Cast: Anne Dorval, Suzanne Clement, Antoine-Olivier Pilon, Patrick Huard.
Running Time: 139 minutes
Synopsis: Die (Dorval) must take on her violent and disruptive son once he is kicked out of his latest school. Trying to juggle life along with her son becomes a tad easier thanks to the help of a neighbour teacher, currently taking a break from work.
Xavier Dolan may be young, but his catalogue speaks for itself. True, there is still much fine tuning to be done, but having sat in the director’s chair at 20 and continuing to experiment and perfect his craft, he is also one of the most original and impressive voices in cinema today. Not only that, but MOMMY also shows a distinct amount of restraint where longtime and more mature filmmakers would delve into absurdism and needless controversy.
The most striking and unforgettable part of MOMMY is its aspect ratio. Not often you hear that about a film, and I’m fully aware how boring it sounds. However, at a ratio of 1:1, Dolan offers us an exact square. What seems gimmicky at first soon becomes natural, as we, and the story, are confined to a very small space. It means that the actors become a greater focus of attention, and Dolan has to be more creative in order to fit his vision on screen. It also represents the enclosed and tight world of the mother and son. They both feel trapped, and are trapped, by their current situation, attitudes, and relationships. There is a brief moment, when everything looks to be getting brighter, when the aspect ratio is pushed further. It signifies Steve’s (Pilon) change of attitude, and how his effort could expand his future choices.
Outside of the aspect ratio, there is still much to marvel at. Pilon’s performance is astonishingly powerful and nuanced. His character is disgusting and easy to hate, but Pilon makes the most of those rare moments of insecurity to make Steve relatable. This means whenever he explodes with anger, we are fully understanding that he is unable to control his reactions. These are brilliant and terrifying moments, and is probably how we should feel when Bruce Banner turns into the Hulk. WIthout turning big and green, Pilon conveys so much more.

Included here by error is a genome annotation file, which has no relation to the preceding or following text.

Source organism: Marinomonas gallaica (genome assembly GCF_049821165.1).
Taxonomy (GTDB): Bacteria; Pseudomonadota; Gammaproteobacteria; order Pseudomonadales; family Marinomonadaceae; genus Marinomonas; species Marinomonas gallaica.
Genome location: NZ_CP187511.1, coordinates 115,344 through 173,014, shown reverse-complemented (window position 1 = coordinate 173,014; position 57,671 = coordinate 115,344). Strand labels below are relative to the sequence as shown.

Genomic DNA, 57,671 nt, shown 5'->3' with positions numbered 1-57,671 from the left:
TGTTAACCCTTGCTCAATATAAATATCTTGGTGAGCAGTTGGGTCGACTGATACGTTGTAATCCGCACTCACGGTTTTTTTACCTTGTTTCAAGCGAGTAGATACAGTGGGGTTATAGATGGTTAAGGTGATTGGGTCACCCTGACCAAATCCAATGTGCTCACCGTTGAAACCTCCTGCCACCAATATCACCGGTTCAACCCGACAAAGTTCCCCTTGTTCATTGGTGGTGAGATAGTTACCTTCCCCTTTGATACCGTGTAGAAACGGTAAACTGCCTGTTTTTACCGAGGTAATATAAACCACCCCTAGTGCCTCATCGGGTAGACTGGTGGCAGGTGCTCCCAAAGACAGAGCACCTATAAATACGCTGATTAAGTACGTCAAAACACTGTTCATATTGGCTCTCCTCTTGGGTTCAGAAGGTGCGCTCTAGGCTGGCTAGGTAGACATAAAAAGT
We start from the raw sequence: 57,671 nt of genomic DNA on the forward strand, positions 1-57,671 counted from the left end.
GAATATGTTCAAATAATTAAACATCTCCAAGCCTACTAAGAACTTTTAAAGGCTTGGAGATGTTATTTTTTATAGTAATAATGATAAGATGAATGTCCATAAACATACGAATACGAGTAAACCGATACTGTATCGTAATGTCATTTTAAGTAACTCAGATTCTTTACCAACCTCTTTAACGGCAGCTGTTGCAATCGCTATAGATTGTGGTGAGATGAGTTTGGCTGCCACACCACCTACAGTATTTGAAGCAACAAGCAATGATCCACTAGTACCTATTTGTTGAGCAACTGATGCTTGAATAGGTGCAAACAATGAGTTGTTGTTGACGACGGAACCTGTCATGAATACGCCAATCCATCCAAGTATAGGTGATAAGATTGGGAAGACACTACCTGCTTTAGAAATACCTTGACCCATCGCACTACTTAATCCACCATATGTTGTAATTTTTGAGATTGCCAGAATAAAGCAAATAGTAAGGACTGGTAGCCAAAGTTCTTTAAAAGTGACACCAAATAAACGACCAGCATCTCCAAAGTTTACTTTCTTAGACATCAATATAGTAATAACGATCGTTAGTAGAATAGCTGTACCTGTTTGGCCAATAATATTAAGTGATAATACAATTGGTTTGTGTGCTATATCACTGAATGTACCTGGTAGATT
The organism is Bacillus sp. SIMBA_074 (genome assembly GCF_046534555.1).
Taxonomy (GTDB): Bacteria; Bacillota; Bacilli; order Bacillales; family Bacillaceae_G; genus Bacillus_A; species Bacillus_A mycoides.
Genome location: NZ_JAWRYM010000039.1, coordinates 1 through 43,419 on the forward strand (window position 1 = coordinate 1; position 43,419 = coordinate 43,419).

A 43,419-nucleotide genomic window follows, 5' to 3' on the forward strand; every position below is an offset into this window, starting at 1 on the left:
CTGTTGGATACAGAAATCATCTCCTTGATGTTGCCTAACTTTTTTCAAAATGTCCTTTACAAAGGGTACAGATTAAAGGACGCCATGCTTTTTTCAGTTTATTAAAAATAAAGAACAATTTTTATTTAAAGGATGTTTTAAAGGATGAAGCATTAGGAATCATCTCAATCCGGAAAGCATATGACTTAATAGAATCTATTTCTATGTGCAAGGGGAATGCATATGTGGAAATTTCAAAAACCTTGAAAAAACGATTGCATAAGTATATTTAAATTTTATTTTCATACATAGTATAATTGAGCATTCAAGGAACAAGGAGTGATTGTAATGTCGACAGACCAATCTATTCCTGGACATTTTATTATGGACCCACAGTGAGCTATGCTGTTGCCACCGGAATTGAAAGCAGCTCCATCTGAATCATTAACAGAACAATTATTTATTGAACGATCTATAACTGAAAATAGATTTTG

It’s the titular MOMMY, played by Anne Dorval, who really controls the film and its power. She is neither strong, nor weak. She is a woman in a very difficult situation and Dorval plays her as such. The film never once tries to make her a hero, or doing something amazing, and we are not manipulated into seeing her as some holy grail of motherhood. The tension between her and Pilon is palpable, and despite the fact that sexual tension certainly does enter the fray, Dolan never takes it too far. He hints at it, explores it slightly, but leaves the rest up to us. He could have gone for easy shocks, but the gentler portrayal is even more memorable.
Dark, but certainly hopeful, MOMMY is a confident film that only sometimes outstays its welcome. There are a few too many montage sequences to tracks probably very personal to Dolan, and these sequences merely extend an already lengthy running time. This is a small quibble though, as powerful scenes soon follow, giving us a little reward. You won’t feel comfortable, and perhaps this is why the film is being released the week after Mother’s Day, so as not to entrap unwitting mothers and children. But you will certainly feel something, and a lot of that something too. Raw and powerful, Dolan’s exploration of family, aggression, and second chances hits many a nerve with its mixture of experimental aspect ratios and brutally honest performances. The screenplay is patient and considered as it gradually has us loving such flawed characters.
[usr=4]MOMMY is released 20th March.